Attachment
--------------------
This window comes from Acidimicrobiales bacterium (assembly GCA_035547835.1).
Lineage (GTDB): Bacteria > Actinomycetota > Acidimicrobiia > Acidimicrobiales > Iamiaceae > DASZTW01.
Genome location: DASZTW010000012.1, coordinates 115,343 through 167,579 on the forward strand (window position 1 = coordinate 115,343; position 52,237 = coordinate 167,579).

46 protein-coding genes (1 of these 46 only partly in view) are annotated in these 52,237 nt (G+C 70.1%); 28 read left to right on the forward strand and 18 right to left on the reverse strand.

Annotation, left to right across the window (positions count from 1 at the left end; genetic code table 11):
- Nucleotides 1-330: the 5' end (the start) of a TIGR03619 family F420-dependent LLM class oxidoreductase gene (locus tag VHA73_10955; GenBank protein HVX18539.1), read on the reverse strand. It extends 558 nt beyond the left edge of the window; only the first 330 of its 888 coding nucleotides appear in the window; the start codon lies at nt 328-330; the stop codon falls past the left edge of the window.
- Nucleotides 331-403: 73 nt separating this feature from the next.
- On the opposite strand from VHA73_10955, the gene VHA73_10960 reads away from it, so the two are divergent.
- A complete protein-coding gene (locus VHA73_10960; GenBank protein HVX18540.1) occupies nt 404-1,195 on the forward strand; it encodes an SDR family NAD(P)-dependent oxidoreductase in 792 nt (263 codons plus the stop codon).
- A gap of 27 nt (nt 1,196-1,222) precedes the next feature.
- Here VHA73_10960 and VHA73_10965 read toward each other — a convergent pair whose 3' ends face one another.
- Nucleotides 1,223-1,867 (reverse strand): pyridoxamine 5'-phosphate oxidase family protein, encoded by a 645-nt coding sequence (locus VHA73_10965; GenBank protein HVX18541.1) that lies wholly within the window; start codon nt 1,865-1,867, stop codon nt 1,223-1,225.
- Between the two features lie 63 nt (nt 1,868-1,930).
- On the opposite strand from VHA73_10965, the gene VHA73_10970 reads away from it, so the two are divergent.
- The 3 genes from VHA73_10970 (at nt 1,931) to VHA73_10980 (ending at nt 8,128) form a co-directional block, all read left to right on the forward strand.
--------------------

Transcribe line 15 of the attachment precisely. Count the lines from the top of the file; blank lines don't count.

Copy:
- The 3 genes from VHA73_10970 (at nt 1,931) to VHA73_10980 (ending at nt 8,128) form a co-directional block, all read left to right on the forward strand.